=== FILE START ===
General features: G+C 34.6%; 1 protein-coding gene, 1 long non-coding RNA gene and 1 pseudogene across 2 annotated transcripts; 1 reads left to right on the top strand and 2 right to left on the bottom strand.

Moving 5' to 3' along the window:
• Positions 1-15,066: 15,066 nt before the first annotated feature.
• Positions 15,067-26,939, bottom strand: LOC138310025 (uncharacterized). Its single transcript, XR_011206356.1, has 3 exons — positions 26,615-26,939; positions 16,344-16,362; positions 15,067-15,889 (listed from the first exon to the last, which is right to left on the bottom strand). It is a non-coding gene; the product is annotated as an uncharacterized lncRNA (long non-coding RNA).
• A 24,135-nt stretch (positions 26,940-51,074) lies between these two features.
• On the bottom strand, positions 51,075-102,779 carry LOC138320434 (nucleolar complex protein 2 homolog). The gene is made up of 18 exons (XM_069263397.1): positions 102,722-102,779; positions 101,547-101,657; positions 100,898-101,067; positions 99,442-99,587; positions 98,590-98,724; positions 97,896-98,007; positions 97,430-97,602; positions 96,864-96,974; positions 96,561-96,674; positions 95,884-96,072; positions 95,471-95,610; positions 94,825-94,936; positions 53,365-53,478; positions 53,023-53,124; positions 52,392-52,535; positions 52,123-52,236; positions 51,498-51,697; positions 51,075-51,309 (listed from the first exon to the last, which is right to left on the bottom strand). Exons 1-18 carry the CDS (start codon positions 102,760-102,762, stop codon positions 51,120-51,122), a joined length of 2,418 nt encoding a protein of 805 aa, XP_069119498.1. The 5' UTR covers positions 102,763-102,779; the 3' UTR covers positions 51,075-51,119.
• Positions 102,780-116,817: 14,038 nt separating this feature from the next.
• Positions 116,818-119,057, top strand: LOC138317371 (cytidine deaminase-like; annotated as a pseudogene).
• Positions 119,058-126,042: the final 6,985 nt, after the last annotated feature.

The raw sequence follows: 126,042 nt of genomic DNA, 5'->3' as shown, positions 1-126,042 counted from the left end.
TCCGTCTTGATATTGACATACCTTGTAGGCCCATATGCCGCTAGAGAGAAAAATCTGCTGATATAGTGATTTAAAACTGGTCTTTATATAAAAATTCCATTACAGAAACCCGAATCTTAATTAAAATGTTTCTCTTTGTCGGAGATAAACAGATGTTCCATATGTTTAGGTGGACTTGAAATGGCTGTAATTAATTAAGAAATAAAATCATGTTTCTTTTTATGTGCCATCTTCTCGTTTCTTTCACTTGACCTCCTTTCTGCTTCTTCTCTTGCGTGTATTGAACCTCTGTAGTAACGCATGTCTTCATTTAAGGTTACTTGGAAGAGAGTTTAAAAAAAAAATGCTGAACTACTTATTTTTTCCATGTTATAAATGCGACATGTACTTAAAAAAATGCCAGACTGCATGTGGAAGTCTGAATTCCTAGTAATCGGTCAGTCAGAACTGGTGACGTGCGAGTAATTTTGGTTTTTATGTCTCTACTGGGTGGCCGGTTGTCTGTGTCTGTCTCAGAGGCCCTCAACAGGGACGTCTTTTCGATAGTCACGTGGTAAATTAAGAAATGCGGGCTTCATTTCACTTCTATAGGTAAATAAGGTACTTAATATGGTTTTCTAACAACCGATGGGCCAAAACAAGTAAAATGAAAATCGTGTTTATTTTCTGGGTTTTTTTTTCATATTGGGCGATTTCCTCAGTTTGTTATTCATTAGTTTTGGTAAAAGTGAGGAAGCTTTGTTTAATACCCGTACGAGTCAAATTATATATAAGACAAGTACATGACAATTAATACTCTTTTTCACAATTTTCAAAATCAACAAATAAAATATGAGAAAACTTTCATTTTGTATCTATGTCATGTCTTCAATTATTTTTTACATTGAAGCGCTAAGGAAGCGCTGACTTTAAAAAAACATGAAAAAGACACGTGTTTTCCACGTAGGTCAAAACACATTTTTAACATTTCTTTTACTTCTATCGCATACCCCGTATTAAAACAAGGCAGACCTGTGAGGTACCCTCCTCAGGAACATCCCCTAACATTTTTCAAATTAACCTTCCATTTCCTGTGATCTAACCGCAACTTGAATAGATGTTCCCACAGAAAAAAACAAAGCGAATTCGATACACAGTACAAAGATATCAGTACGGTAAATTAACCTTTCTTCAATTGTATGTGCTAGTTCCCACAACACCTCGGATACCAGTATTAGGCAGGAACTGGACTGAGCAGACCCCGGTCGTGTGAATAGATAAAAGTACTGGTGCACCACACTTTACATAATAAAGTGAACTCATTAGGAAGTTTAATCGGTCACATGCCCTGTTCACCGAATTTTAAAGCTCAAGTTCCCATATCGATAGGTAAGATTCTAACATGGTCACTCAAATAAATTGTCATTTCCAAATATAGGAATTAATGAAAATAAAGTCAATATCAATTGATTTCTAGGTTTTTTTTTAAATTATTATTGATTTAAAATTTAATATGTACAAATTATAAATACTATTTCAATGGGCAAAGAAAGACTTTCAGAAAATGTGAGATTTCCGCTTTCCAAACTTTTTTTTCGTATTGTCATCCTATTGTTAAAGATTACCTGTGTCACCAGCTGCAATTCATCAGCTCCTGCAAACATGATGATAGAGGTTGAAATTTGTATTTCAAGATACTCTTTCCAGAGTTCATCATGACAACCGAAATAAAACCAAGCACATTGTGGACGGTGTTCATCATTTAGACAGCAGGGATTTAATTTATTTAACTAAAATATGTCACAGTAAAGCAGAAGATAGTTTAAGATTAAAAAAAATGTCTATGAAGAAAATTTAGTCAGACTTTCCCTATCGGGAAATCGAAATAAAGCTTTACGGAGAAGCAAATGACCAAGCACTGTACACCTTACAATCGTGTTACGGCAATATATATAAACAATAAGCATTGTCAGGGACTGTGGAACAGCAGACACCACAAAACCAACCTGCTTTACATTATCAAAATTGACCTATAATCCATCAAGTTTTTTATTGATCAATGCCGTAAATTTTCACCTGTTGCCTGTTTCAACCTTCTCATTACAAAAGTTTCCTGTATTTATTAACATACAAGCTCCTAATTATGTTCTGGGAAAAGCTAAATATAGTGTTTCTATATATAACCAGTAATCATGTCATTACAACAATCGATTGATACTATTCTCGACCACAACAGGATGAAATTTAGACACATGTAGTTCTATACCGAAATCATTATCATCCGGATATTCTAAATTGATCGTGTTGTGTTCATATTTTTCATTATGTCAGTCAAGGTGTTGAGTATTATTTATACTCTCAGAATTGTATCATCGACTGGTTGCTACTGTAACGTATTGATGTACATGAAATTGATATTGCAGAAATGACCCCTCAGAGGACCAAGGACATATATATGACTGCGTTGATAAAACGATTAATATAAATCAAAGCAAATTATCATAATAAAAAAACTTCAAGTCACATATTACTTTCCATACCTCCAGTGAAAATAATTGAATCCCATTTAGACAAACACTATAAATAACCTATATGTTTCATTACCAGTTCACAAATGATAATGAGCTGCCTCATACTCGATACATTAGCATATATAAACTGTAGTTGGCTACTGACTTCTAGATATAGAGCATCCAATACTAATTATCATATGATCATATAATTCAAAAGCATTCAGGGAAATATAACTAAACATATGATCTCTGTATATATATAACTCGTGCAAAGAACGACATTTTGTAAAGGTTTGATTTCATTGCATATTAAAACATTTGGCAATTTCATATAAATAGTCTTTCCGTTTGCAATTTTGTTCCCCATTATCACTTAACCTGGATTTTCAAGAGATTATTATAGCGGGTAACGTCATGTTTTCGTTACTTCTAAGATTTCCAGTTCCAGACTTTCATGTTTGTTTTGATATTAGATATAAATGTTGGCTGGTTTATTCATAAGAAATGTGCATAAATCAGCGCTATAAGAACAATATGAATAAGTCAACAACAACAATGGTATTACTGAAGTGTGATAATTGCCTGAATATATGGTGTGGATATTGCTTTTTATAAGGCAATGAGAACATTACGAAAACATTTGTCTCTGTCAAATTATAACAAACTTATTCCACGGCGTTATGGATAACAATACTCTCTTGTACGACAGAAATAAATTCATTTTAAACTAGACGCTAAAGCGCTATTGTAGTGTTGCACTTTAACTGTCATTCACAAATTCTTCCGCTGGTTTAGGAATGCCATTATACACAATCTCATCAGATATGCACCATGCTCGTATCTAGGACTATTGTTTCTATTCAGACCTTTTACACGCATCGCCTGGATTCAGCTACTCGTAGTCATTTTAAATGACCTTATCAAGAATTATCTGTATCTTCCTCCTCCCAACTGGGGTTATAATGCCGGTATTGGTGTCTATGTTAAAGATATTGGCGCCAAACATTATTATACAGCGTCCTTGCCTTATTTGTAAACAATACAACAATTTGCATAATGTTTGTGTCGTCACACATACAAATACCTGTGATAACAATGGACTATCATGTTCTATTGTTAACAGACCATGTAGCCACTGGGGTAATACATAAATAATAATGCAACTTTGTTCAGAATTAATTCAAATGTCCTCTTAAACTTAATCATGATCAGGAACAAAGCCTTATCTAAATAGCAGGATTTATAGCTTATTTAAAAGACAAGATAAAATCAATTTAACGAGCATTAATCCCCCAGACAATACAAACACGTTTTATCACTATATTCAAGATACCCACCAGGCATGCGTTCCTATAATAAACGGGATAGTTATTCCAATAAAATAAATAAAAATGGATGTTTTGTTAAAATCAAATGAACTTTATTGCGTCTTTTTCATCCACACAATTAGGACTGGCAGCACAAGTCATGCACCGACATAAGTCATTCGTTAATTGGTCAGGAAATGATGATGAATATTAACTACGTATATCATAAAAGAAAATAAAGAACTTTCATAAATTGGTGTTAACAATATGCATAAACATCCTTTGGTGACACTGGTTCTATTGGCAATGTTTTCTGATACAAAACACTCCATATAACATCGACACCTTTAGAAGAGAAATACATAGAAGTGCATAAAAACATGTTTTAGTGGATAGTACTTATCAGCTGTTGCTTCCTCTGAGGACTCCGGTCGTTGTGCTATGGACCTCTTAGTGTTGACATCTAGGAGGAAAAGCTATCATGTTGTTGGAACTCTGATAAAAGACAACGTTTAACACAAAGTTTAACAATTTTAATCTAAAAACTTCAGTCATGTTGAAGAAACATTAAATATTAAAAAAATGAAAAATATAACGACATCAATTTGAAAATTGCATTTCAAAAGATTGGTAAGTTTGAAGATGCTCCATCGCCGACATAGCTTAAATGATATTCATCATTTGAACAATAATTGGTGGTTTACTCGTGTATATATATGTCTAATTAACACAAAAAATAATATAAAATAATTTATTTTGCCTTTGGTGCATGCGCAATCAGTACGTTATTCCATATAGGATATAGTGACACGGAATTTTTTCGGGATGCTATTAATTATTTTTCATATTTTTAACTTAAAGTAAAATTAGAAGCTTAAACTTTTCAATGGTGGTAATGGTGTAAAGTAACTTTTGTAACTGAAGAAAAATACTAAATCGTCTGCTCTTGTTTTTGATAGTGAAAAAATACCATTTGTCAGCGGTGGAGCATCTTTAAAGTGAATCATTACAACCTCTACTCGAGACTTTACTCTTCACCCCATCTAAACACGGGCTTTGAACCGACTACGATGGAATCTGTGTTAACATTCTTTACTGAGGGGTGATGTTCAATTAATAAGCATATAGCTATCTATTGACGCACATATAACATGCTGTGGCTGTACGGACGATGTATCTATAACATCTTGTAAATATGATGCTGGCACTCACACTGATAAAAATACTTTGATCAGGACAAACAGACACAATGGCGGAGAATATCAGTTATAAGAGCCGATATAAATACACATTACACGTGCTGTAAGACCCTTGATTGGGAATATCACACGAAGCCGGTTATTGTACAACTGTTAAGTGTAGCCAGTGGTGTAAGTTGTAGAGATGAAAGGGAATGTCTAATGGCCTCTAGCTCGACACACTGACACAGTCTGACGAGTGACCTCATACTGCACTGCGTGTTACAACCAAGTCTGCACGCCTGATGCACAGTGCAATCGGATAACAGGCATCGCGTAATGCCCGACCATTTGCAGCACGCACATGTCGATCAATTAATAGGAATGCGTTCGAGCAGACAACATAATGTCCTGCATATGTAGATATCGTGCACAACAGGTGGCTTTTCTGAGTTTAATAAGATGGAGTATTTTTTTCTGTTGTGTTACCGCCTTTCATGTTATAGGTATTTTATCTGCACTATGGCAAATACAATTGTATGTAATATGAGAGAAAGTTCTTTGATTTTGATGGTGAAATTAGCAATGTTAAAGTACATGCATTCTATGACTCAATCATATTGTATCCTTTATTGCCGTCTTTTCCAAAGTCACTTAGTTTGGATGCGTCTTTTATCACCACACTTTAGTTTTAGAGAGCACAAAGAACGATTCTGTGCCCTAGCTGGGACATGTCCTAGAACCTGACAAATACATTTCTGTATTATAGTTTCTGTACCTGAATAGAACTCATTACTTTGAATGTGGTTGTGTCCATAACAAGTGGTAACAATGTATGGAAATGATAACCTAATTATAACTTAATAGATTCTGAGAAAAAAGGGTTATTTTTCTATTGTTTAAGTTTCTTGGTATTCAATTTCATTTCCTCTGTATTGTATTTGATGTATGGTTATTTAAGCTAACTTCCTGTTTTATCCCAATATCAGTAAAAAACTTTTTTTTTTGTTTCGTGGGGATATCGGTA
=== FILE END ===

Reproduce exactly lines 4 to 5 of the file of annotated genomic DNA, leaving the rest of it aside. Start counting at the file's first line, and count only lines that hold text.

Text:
• Positions 15,067-26,939, bottom strand: LOC138310025 (uncharacterized). Its single transcript, XR_011206356.1, has 3 exons — positions 26,615-26,939; positions 16,344-16,362; positions 15,067-15,889 (listed from the first exon to the last, which is right to left on the bottom strand). It is a non-coding gene; the product is annotated as an uncharacterized lncRNA (long non-coding RNA).
• A 24,135-nt stretch (positions 26,940-51,074) lies between these two features.